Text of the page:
Anger is one of the 7 deadly emotions of caregiving. Get mad when you must -- but don't make a habit of it. That's the upshot of the latest scientific findings on how anger affects the body and the brain.
On the one hand, an angry outburst can be a stress release, better for you than keeping seething feelings bottled up inside. But chronic anger can make you physically sick, researchers say.
Frequent angry episodes can raise your risk of heart attacks and strokes and weaken your immune system, reports the U.K. Daily Mail. Chewing over past mistakes and missed opportunities -- "looking back in anger" -- can make you more sensitive to pain, too, say researchers at the University of Granada in Spain.
It's well known that anger affects the body: The heart rate increases, blood pressure rises, and blood flow to muscles is reduced; glucose levels and adrenaline rise to give the muscles a shot of energy for the "fight or flight" response. Tantrums can also raise the risk of atrial fibrillation, a risk factor for stroke. The Spanish researchers believe that brain circuitry is similarly affected -- that's why ruminating about past wrongs can be damaging.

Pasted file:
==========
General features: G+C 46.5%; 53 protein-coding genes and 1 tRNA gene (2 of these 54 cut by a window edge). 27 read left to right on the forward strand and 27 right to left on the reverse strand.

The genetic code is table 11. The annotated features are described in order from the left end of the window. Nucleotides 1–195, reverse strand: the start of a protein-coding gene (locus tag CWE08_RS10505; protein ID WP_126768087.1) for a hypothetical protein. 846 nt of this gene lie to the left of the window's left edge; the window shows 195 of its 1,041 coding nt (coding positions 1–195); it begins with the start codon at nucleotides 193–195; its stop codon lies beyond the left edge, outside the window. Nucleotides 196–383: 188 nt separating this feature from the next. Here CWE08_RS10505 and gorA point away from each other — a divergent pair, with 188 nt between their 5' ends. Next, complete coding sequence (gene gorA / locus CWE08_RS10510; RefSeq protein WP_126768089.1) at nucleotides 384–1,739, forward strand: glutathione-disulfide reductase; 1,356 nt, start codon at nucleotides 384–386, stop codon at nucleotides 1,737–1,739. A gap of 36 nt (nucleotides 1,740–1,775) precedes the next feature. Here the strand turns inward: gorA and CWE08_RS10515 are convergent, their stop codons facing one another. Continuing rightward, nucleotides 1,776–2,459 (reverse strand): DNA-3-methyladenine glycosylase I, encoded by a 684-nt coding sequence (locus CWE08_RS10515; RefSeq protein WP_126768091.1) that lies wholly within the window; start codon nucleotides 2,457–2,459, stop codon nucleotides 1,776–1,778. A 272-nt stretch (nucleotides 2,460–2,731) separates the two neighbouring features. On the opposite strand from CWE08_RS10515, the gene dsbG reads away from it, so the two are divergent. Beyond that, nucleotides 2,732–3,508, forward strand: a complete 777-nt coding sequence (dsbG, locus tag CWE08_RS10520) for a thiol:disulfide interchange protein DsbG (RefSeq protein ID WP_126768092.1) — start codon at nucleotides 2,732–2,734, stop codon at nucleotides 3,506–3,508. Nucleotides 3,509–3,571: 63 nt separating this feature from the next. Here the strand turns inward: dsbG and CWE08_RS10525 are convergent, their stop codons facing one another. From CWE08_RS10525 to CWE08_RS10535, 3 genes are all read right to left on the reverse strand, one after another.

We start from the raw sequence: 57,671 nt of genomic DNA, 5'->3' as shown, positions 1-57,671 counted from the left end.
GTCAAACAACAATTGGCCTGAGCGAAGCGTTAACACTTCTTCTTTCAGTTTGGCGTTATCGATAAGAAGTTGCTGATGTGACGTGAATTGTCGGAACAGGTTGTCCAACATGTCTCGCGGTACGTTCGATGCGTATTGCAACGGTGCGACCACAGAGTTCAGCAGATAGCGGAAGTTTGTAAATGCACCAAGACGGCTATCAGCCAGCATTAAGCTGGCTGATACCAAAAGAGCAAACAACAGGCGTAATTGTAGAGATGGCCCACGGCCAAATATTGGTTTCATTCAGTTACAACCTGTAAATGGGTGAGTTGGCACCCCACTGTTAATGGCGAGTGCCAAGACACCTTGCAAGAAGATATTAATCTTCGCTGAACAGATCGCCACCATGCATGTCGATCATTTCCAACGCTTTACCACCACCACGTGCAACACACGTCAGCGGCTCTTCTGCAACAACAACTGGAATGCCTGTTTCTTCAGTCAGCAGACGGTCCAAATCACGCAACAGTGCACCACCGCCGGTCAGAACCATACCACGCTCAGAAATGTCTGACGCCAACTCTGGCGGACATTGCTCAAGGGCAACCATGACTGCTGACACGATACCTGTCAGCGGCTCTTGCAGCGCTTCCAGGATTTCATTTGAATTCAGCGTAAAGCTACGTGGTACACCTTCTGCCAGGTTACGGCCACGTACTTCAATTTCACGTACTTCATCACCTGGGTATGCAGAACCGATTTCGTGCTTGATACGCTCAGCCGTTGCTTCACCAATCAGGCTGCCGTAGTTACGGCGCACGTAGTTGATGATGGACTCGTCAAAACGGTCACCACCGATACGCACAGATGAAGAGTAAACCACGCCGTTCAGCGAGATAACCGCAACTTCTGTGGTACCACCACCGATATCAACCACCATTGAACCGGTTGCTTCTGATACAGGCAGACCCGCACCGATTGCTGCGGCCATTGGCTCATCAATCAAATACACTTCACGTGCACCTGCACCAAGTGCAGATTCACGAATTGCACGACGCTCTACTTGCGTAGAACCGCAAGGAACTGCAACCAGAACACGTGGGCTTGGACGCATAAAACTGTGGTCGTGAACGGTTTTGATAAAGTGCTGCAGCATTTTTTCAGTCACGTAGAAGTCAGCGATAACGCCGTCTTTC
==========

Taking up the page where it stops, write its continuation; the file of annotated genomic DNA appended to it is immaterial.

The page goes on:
But never expressing anger when that's what you're feeling can be downright deadly. Swedish research shows that those who walked away from conflict without saying anything (though they had reason to be upset) had double the risk of a heart attack compared to men who challenged authority. Unexpressed anger is also linked to a lowered immune system.
The common thread: hostility seething through the body, whether expressed often or withheld often.
Researchers in this article don't advise how to manage anger healthfully. For caregivers, it helps to learn to deal with hotheads without blowing your own top and to learn ways to cope with the frustration that loved ones can trigger.
What helps you?
Image by Flickr user tommy the pariah/away, used under a Creative Commons license.